Young man, remember Confucius say: "He who believe everything he read is very confused person." The classic use of the word "bandwidth" means "width of the band," the "width of the signal" or the "amount of spectrum occupied." This is not the same as the rate of transmission. While it is generally true that the faster the rate - the wider the spectrum requirement or "bandwidth," there are some good examples of exceptions. One of these being the sending of four FLEX phases in parallel through one radio channel, and the other being the ever-increasing MODEM speeds through plain old telephone lines. The voice bandwidth of a standard (unconditioned) telephone line has not changed over many years. A few years ago, 300 b.p.s. was the fastest a MODEM could do over a standard telephone line. Today, most MODEMs operate at 28,800 b.p.s. and many at higher speeds (30 to 50K b.p.s.). The voice bandwidth of the telephone line has not changed but the speed of the data transmitted over it has increased dramatically. This is accomplished with special modulation techniques that essentially send the serial data information in separate parallel paths to increase the overall speed or throughput.

Thank you O Guru, Great Teacher, I think I understand now. Could you honor us with a few words of wisdom about FLEX capcodes?

Ahhhh. . . grasshopper, capcodes! This is very long subject. Motorola has many books and papers about capcodes. I think I will just tell you just a few of the more important facts.

There are basically two kinds of FLEX capcodes, short and long. The short codes have seven digits and the long codes have nine digits. Seven-digit numbers allow for two million capcodes and nine-digit numbers allow for one billion capcodes. Most paging companies start out by using 7-digit capcodes because of better channel efficiency. This is due to the fact that one data code word is used to transmit a 7-digit capcode, and two data codewords are required to transmit a 9-digit capcode. Valid 7-digit codes run from 000,000,001 to 001,933,312. Valid 9-digit codes run from 002,101,249 to 999,999,999. So, once a paging company has approximately two million customers, it is necessary to start using long codes. I have heard that the great Motorola has even modified FLEX so that total system capacity can be five times more than this, but you will have to ask them about this. (Note: you will frequently see 7-digit capcodes written with two leading zeros. The actual FLEX encoders do not determine if the code is short or long by counting the number of digits. It is done by using the absolute value of the number. The leading zeros are ignored.)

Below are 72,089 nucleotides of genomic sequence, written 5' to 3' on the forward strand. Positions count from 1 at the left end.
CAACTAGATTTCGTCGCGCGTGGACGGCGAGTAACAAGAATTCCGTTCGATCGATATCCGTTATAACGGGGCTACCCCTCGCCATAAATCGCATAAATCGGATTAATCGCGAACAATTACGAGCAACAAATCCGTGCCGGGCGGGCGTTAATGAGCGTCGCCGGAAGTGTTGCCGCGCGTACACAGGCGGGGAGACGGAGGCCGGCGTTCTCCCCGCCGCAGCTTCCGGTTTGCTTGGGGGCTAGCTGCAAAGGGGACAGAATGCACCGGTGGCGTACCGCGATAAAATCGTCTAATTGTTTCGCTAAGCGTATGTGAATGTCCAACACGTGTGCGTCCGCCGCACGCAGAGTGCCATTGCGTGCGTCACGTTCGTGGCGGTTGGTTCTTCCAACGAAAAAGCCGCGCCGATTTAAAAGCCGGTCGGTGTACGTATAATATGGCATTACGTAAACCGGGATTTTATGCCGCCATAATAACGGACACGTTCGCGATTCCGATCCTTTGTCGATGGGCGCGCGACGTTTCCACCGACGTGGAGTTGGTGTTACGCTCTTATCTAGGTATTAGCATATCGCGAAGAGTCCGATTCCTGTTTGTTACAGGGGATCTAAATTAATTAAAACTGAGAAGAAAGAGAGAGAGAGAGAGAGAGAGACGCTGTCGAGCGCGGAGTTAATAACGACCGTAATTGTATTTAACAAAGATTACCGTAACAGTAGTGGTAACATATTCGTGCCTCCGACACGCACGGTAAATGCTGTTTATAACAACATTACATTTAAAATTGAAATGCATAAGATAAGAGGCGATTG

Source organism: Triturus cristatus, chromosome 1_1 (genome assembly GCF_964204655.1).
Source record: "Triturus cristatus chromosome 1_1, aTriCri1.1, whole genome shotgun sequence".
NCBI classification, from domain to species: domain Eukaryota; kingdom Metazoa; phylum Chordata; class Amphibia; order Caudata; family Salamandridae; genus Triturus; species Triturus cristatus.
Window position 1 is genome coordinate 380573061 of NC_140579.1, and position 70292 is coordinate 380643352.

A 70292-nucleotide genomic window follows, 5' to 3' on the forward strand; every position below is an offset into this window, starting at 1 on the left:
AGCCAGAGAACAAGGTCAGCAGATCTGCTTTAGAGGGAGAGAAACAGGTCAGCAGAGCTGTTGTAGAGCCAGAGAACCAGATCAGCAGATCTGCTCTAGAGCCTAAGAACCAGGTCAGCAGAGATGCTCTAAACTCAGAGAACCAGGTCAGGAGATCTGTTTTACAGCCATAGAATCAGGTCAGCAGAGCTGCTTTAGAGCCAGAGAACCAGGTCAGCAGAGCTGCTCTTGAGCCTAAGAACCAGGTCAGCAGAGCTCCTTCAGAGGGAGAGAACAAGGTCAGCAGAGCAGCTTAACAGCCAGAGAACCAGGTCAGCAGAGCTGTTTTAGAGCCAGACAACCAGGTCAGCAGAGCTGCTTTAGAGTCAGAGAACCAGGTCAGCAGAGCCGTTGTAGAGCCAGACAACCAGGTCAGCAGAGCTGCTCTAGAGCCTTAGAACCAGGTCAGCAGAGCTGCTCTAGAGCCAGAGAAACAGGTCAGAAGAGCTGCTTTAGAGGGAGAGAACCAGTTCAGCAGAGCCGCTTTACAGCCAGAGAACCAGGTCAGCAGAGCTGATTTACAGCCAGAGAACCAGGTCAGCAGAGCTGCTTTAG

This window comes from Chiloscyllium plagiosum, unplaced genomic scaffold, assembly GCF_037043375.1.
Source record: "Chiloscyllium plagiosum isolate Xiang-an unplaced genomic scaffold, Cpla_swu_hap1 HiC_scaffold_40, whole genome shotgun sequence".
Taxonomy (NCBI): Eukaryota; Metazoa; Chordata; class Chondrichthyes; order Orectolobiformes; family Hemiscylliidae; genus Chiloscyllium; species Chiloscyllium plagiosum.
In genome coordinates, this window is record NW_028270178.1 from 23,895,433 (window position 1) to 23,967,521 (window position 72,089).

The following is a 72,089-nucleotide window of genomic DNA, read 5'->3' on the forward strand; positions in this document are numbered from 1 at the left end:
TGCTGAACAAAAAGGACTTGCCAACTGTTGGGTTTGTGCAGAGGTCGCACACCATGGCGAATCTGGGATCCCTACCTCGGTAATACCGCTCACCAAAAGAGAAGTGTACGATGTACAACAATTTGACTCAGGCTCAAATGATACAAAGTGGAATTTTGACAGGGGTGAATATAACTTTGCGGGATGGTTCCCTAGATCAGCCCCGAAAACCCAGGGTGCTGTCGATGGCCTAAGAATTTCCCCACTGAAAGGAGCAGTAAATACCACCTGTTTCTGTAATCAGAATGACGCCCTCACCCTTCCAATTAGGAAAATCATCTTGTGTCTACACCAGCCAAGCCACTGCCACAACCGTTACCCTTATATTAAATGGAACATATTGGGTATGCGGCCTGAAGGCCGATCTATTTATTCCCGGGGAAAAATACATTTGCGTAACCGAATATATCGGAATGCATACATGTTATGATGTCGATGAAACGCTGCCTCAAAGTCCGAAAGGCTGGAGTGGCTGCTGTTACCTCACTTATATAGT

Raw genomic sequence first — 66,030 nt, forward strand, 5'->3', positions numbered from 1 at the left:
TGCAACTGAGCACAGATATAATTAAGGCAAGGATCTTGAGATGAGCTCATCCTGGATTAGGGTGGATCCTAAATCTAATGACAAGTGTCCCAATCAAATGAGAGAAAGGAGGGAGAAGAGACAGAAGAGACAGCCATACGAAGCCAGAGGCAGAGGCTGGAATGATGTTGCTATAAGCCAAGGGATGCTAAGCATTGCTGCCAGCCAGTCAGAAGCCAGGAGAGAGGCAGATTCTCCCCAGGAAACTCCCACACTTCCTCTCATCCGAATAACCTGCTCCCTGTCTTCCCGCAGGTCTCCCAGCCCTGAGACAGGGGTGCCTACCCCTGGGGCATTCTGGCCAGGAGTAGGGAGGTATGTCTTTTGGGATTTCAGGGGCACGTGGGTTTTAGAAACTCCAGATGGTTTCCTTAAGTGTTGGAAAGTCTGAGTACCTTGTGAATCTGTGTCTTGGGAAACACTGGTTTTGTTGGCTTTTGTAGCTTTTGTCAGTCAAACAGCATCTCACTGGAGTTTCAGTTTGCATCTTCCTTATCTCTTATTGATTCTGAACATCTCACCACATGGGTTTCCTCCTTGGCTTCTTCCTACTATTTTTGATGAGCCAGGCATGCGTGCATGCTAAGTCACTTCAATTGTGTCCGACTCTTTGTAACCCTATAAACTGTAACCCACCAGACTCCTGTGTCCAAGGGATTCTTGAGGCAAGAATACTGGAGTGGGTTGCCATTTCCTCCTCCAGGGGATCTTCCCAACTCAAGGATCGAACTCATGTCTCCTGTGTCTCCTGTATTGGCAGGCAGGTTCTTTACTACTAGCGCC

But Honored Teacher, that seems like too many codes! I know there are a few paging companies big enough to need over two million codes but is this not far more than most companies will ever need?

No my young friend, anytime two paging systems are connected together over a network for subscriber roaming, it is not possible to reuse (or duplicate) the same capcode in either of the systems. This is necessary because if a subscriber to one system travels to the area of the other system his (or her) code must be unique in that area or two people would receive the same message on their pager.

Thank you O Most Exalted Guru, I am indeed beginning to understand. Would you please tell us about "Digital Voice Paging?"

Sorry my son, I am old and tired—maybe later—but for now, remember: there ain't no such thing as "Digital Voice Paging!"

(Note: this refers to the system that took in an analog voice message and converted it to digital within the telephone system and the paging terminal. It was then converted back to analog and transmitted over a radio channel in a compressed format. Once in the pager, the voice message was converted back to digital and then stored in RAM. Since it was transmitted as an analog signal, it shouldn't be called "digital voice paging." It exists as digital two places in the system but all radio transmission protocol names refer to the over-the-air, or radio portion of the transmission.)

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FLEX, ReFLEX, FLEXsuite, and InFLEXion, are trademarks or registered trademarks of Motorola, Inc.

Peace be unto you
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[Thanks to Jagadish Venkataraman for sending in this picture of a more suitable "Guru" than the "Wizard" shown above. — 02/06/03]

END OF SECTION